When Jamie Grossman stepped down as president of the Board of Directors of JF&CS, we had planned to honor her at our spring gala. Instead, we held a virtual celebration at our Annual Meeting, announcing that we were naming the board room—where she has spent countless hours working tirelessly on behalf of JF&CS—after her. Recently, we asked Jamie to reflect on her work with JF&CS, about leading during crisis and the importance of legacy giving.
You have been involved with JF&CS for years; for 20 years here in Boston and through your mother’s work in Philadelphia years ago. In your mind, what has remained constant about JF&CS, its work and its impact?
Two things really stand out. First, the complete devotion of board, staff and volunteers to meeting the needs of our community—it’s just extraordinary. Second, that commitment has such longevity. If you did a poll of how long staff has been there, it’s really incredible. Board members also stay around once they are engaged.
Once I got a feel for the organization, I became more involved as a volunteer and saw firsthand the value and impact of the work. I remember a Schechter Holocaust Services event where a client spoke about how isolated she was, how challenging it was to decide between paying for heat and purchasing food. I learned that her story was not unique, that 30% of Holocaust survivors live below the poverty level and have to make choices like that every month. To know that as a JF&CS volunteer and donor, I could help over 400 Holocaust survivors connect to resources that reliably meet their basic needs, to have the opportunity to make such a difference in someone else’s life, that’s a pretty compelling reason to stick around!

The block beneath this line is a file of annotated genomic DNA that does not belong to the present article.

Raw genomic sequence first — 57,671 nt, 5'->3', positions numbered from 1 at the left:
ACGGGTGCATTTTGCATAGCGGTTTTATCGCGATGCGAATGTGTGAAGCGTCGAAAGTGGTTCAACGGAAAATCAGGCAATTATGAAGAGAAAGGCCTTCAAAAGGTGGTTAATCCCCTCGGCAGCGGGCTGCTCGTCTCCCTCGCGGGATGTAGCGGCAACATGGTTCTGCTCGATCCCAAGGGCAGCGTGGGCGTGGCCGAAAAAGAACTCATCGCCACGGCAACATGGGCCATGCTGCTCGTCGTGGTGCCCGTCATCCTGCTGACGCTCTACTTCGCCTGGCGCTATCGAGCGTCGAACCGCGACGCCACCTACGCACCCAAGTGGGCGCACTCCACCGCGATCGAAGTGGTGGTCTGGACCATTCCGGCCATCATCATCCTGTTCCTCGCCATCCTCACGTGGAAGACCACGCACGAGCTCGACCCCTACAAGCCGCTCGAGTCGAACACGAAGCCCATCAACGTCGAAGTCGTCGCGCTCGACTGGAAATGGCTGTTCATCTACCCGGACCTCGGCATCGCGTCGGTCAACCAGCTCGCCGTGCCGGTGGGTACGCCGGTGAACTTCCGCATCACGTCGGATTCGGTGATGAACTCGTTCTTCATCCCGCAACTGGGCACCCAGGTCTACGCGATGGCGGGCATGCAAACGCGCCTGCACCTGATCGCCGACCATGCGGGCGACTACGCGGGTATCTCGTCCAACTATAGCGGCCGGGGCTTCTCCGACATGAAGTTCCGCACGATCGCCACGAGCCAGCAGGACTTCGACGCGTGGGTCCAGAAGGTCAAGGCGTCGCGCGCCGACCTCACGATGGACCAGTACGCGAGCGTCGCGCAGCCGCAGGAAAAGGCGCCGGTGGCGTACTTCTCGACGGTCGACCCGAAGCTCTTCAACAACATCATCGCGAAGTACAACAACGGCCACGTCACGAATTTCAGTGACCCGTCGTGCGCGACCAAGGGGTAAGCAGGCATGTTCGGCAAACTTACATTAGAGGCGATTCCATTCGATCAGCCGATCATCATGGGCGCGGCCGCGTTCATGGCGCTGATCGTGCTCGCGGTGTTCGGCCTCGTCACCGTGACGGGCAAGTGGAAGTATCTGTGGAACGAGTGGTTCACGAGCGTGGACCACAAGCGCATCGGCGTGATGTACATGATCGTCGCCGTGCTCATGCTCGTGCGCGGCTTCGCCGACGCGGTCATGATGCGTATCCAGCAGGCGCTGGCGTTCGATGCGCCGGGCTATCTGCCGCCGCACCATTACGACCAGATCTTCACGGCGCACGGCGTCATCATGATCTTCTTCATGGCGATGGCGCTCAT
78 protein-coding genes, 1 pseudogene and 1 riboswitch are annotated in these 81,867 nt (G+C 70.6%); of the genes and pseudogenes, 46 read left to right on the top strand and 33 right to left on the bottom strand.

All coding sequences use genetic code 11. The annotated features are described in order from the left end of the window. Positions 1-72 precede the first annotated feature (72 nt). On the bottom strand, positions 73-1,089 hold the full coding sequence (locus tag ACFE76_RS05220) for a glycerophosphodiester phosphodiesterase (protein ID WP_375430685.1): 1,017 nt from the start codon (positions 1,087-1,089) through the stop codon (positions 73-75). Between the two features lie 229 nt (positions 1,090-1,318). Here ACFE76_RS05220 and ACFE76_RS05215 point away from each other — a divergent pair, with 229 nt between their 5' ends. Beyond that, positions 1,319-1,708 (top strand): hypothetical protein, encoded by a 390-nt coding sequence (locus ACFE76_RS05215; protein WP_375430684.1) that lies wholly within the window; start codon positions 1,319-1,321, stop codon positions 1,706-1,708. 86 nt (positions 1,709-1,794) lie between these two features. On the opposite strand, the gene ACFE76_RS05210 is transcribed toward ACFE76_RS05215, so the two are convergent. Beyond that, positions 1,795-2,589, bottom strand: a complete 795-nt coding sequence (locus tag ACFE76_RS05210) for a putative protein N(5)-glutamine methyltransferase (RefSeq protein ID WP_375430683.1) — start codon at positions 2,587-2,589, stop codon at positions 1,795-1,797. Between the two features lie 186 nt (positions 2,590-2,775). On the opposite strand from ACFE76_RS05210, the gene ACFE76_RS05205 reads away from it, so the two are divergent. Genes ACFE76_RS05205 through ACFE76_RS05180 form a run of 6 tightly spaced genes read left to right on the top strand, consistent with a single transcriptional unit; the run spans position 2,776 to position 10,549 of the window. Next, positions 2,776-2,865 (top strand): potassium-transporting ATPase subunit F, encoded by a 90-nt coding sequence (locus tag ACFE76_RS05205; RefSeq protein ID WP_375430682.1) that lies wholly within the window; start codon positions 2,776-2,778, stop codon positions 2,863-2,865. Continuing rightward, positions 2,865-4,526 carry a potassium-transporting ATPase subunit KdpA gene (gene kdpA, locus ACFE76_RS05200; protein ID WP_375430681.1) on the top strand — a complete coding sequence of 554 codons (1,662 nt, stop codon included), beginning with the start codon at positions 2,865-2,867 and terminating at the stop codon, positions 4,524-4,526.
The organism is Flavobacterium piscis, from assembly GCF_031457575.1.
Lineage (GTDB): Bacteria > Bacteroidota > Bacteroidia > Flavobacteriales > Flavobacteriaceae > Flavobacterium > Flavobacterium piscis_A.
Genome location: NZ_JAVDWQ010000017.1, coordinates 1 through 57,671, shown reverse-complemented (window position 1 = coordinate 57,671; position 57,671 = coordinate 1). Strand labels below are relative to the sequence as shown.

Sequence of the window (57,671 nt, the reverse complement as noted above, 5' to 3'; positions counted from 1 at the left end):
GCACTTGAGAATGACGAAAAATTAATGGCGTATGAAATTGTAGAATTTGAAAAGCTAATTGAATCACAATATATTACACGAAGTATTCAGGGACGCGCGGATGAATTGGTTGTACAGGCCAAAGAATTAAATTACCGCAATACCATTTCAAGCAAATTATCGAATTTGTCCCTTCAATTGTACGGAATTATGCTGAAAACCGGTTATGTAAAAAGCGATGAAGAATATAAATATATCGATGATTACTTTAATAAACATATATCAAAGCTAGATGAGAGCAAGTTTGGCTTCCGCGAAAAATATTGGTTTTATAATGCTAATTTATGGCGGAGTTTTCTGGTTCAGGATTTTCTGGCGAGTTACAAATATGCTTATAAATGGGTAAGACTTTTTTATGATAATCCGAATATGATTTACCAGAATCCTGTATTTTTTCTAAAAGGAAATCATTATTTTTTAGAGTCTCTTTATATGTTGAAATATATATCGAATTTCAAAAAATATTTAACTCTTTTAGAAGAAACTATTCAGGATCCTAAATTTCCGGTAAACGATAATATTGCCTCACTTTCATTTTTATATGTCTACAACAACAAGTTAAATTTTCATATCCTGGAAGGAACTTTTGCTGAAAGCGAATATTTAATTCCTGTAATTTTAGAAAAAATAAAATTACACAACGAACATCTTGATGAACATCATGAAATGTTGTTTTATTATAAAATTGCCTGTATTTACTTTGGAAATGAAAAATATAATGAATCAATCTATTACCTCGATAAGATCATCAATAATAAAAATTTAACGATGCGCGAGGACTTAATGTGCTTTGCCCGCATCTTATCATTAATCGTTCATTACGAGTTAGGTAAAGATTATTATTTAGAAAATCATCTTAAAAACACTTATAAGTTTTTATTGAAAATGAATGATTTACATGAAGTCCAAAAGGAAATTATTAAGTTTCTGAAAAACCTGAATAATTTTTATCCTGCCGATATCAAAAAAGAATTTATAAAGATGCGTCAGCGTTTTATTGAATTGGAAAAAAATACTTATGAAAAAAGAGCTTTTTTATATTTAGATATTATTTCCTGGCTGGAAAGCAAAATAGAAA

You clearly had a strong role model in your mom and are an equally powerful role model for your own girls. Is there something about JF&CS that makes it a great place for families to learn about the power of giving back?
When I was younger, it was not like it is today, with everyone running their kids around to volunteer everywhere. My mom went out two nights a week to tutor girls in a residential home, and sometimes she’d bring them home for Shabbat dinner. Seeing my mom in that role was my original exposure to volunteerism and the impact we could have on each other’s lives. Once I had my own daughters, our family volunteered with JF&CS as much as we could, distributing food at Family Table, helping with Shabbat dinners for adults with disabilities and more.
What was your proudest achievement as board president?
Over the years, JF&CS has become family, and as board president, you want to care for your family. Being board president during a leadership transition was one of the hardest things I have ever done. I was fortunate to work closely with smart, passionate board and staff members to ensure a smooth transition. The community could see that we were working together as a team to transition the leadership of the organization for whatever’s next, and that coming together was so empowering.
Why does planned giving matter to JF&CS? What’s the power of including the agency in one’s estate?
For me and my family, legacy giving is an investment in the enduring work and sustained impact of the agency. JF&CS has been here for people in need for over 150 years. We want to make sure it’s here for decades to come. Making a planned gift to JF&CS was probably one of the easiest decisions to make and also to execute. Knowing that my impact will touch generations to come is so gratifying.
Learn more about creating a legacy with JF&CS and joining our Tree of Life Society.
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